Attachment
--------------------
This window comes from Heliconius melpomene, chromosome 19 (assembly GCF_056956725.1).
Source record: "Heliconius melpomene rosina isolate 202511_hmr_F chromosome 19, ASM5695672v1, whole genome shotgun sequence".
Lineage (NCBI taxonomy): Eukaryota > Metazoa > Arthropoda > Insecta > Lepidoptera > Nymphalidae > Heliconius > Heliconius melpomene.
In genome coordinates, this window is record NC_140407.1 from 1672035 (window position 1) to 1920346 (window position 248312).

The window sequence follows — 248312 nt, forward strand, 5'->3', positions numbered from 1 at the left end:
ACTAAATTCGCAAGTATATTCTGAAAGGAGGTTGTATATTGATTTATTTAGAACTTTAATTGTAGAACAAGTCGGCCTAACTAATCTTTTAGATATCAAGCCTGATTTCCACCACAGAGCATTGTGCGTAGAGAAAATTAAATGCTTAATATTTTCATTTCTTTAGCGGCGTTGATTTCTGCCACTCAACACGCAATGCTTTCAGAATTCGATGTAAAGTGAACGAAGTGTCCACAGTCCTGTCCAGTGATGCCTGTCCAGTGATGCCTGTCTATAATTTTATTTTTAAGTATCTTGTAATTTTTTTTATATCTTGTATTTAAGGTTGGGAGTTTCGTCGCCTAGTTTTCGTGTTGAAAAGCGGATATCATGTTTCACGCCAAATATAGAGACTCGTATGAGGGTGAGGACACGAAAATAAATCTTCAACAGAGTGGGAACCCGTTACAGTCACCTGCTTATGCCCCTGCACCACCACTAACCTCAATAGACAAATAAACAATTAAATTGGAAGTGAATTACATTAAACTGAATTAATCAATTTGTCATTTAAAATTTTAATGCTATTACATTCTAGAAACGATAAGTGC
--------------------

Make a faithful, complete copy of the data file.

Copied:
This window comes from Heliconius melpomene, chromosome 19 (assembly GCF_056956725.1).
Source record: "Heliconius melpomene rosina isolate 202511_hmr_F chromosome 19, ASM5695672v1, whole genome shotgun sequence".
Lineage (NCBI taxonomy): Eukaryota > Metazoa > Arthropoda > Insecta > Lepidoptera > Nymphalidae > Heliconius > Heliconius melpomene.
In genome coordinates, this window is record NC_140407.1 from 1672035 (window position 1) to 1920346 (window position 248312).

The window sequence follows — 248312 nt, forward strand, 5'->3', positions numbered from 1 at the left end:
ACTAAATTCGCAAGTATATTCTGAAAGGAGGTTGTATATTGATTTATTTAGAACTTTAATTGTAGAACAAGTCGGCCTAACTAATCTTTTAGATATCAAGCCTGATTTCCACCACAGAGCATTGTGCGTAGAGAAAATTAAATGCTTAATATTTTCATTTCTTTAGCGGCGTTGATTTCTGCCACTCAACACGCAATGCTTTCAGAATTCGATGTAAAGTGAACGAAGTGTCCACAGTCCTGTCCAGTGATGCCTGTCCAGTGATGCCTGTCTATAATTTTATTTTTAAGTATCTTGTAATTTTTTTTATATCTTGTATTTAAGGTTGGGAGTTTCGTCGCCTAGTTTTCGTGTTGAAAAGCGGATATCATGTTTCACGCCAAATATAGAGACTCGTATGAGGGTGAGGACACGAAAATAAATCTTCAACAGAGTGGGAACCCGTTACAGTCACCTGCTTATGCCCCTGCACCACCACTAACCTCAATAGACAAATAAACAATTAAATTGGAAGTGAATTACATTAAACTGAATTAATCAATTTGTCATTTAAAATTTTAATGCTATTACATTCTAGAAACGATAAGTGC